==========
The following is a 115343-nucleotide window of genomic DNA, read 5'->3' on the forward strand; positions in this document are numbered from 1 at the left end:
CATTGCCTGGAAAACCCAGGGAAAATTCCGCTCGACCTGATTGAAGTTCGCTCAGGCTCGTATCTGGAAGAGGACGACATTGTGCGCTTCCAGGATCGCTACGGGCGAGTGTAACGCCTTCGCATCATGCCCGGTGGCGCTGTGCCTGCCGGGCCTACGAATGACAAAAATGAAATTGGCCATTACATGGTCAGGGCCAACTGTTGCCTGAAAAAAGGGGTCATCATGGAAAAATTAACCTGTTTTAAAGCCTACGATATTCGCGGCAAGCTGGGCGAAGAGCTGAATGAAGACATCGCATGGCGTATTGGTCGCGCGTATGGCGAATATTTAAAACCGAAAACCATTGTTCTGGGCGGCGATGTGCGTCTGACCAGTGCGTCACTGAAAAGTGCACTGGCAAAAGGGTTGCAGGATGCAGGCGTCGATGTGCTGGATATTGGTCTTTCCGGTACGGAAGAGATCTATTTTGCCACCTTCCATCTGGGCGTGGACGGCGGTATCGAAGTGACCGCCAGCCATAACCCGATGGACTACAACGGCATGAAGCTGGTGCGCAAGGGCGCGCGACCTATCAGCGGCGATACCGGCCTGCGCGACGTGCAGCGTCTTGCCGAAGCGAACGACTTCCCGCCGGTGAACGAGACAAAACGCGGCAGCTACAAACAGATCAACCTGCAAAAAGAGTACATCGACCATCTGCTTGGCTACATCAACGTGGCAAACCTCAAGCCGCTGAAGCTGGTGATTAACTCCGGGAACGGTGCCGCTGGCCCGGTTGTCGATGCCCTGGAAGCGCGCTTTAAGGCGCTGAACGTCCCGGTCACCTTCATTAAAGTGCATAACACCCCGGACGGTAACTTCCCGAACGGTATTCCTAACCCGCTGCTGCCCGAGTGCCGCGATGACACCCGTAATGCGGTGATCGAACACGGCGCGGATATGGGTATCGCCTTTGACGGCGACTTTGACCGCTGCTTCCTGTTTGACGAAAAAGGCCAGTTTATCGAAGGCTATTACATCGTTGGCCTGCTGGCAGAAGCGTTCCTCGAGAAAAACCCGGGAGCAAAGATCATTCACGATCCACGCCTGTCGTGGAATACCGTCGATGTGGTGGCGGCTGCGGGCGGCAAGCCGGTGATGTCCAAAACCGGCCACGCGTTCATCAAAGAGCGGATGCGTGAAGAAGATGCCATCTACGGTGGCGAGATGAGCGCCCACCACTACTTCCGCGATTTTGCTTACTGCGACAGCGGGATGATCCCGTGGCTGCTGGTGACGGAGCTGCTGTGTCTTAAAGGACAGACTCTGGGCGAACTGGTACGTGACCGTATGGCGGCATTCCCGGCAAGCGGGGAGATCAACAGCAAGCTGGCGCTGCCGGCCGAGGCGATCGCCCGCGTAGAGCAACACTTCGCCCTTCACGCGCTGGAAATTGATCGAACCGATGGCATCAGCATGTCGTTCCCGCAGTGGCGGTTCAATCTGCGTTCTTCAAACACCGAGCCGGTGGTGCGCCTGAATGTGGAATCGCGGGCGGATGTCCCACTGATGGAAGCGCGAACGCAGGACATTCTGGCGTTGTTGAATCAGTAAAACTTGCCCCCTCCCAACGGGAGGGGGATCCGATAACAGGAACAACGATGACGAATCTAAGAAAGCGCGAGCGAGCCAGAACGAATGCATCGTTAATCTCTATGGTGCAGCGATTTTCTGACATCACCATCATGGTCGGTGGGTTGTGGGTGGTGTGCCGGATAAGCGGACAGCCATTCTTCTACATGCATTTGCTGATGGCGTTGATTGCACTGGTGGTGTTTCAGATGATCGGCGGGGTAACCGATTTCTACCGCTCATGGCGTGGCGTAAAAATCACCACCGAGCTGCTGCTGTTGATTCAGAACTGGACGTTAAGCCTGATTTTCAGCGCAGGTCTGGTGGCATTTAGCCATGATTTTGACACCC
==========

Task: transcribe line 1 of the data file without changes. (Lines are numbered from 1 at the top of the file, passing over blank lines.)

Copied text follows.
The following is a 115343-nucleotide window of genomic DNA, read 5'->3' on the forward strand; positions in this document are numbered from 1 at the left end: